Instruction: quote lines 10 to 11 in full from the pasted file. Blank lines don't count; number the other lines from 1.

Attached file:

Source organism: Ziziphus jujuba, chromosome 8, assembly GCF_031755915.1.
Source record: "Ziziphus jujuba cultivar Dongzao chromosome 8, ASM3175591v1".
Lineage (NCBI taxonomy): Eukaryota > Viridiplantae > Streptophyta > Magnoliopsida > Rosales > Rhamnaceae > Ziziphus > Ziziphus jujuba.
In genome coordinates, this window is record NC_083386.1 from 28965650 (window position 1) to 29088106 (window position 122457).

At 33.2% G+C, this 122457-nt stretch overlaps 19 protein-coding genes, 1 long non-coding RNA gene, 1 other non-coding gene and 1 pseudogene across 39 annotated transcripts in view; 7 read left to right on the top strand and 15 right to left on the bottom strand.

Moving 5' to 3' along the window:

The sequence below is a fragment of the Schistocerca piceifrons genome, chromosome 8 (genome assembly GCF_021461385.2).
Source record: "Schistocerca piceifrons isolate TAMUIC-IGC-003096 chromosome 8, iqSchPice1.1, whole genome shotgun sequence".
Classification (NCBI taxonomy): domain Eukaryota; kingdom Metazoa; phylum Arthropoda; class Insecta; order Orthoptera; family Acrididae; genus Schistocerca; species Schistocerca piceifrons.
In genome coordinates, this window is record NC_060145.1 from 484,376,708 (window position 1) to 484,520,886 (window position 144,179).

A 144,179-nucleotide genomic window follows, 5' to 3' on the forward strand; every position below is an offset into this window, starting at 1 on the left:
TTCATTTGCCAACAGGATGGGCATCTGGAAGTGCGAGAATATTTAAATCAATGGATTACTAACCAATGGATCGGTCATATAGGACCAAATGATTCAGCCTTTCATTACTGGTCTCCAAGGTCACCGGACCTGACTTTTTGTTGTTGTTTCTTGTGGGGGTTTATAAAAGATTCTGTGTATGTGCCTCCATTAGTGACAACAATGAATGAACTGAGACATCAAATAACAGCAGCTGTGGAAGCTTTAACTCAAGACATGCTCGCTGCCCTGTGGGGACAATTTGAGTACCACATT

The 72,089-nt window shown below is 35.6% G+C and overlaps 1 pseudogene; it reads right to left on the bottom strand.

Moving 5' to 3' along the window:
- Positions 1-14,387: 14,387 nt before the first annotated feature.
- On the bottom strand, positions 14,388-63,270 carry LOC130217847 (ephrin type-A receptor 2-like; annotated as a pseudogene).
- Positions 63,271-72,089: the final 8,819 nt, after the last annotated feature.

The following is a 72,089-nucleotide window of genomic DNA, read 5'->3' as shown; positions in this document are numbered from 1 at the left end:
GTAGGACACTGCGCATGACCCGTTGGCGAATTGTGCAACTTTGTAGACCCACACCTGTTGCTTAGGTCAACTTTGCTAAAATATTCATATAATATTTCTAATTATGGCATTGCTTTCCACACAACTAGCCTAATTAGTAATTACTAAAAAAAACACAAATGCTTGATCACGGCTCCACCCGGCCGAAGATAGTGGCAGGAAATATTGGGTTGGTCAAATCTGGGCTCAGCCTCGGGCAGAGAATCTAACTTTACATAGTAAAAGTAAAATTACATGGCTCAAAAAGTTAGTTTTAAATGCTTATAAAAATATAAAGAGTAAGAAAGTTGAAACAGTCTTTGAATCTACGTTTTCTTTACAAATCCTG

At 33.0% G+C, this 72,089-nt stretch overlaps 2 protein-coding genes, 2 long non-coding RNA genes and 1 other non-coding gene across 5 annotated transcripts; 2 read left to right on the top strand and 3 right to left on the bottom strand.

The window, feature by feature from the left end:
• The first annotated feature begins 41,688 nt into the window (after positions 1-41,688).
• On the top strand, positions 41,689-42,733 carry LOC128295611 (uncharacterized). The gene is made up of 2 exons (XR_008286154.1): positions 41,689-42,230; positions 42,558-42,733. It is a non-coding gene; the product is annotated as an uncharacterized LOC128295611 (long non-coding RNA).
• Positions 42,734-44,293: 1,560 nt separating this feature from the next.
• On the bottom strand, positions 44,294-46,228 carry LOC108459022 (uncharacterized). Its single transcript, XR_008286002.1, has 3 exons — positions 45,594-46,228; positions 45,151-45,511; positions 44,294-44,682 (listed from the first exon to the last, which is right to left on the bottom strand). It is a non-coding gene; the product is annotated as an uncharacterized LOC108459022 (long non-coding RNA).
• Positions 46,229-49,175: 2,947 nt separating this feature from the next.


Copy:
In genome coordinates, this window is record NC_060145.1 from 484,376,708 (window position 1) to 484,520,886 (window position 144,179).

A 144,179-nucleotide genomic window follows, 5' to 3' on the forward strand; every position below is an offset into this window, starting at 1 on the left: